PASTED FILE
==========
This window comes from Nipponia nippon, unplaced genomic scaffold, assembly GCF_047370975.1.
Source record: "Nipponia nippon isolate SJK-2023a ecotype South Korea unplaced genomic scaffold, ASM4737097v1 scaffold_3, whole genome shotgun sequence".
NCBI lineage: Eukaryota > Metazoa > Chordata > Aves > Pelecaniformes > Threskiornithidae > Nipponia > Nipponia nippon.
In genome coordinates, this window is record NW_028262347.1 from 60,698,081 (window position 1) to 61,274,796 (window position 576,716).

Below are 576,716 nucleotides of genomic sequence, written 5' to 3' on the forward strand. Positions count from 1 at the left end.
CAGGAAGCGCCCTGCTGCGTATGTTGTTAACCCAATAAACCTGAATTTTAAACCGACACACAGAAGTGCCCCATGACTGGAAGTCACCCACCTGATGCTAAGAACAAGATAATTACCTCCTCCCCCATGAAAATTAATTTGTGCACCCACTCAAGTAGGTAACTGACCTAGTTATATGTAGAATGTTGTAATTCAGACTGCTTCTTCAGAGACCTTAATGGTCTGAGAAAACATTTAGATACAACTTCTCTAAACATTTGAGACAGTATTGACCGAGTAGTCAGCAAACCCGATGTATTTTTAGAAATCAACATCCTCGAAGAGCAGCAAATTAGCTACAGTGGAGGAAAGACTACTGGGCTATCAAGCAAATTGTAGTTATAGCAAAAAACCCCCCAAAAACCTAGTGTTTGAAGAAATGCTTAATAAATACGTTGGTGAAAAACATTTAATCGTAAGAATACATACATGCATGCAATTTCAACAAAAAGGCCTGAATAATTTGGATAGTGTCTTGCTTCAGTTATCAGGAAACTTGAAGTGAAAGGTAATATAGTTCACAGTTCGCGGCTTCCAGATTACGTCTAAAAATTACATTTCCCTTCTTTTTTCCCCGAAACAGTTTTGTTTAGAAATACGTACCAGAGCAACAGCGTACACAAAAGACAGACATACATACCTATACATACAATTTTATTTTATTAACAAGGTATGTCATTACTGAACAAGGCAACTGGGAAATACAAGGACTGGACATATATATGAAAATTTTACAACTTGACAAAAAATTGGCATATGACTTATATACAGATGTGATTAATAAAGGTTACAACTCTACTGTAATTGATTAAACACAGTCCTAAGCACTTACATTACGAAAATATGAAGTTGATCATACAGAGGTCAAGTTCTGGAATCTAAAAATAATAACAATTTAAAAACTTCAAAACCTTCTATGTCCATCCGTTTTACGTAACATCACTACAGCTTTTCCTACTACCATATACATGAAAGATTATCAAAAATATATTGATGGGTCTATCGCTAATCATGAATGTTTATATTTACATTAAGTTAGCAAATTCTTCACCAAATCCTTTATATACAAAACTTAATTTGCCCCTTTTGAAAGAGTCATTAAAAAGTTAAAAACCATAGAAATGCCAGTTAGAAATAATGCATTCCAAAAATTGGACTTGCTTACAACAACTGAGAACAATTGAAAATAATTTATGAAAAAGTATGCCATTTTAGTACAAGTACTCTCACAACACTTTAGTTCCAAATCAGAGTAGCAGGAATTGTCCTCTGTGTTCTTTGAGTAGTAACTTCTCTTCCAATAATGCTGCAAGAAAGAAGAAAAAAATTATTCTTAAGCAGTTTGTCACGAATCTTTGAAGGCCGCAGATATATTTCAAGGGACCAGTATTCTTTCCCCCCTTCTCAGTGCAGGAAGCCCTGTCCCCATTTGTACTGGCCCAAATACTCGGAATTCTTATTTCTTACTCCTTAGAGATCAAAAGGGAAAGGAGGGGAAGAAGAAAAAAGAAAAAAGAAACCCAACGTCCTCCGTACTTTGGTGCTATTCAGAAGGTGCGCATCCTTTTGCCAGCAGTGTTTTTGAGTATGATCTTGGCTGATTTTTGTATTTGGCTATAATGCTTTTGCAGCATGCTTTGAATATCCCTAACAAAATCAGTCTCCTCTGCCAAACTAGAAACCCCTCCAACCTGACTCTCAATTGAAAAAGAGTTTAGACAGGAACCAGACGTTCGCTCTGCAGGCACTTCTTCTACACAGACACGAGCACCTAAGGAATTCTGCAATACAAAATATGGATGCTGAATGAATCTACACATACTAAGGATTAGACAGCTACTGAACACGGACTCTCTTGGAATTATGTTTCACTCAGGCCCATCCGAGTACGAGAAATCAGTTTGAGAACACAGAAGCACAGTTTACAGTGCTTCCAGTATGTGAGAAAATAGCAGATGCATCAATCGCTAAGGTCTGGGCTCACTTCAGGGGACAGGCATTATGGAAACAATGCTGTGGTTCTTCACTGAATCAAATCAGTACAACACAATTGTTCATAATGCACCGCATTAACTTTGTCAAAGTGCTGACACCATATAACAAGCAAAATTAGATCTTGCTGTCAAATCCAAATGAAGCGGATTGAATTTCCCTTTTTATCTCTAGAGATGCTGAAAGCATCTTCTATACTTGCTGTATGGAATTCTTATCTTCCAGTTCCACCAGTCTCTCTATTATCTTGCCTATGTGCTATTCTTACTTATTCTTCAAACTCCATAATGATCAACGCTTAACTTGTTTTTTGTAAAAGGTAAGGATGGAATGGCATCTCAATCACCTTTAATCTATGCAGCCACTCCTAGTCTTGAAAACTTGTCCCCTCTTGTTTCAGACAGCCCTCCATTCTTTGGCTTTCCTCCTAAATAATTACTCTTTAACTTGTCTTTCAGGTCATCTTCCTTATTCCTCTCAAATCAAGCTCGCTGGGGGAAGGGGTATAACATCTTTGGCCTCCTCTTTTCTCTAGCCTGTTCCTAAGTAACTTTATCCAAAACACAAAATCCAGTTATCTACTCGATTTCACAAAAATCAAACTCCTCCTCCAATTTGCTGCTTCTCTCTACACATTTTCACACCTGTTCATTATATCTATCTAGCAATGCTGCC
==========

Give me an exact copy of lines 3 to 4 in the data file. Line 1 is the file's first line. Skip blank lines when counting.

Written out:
NCBI lineage: Eukaryota > Metazoa > Chordata > Aves > Pelecaniformes > Threskiornithidae > Nipponia > Nipponia nippon.
In genome coordinates, this window is record NW_028262347.1 from 60,698,081 (window position 1) to 61,274,796 (window position 576,716).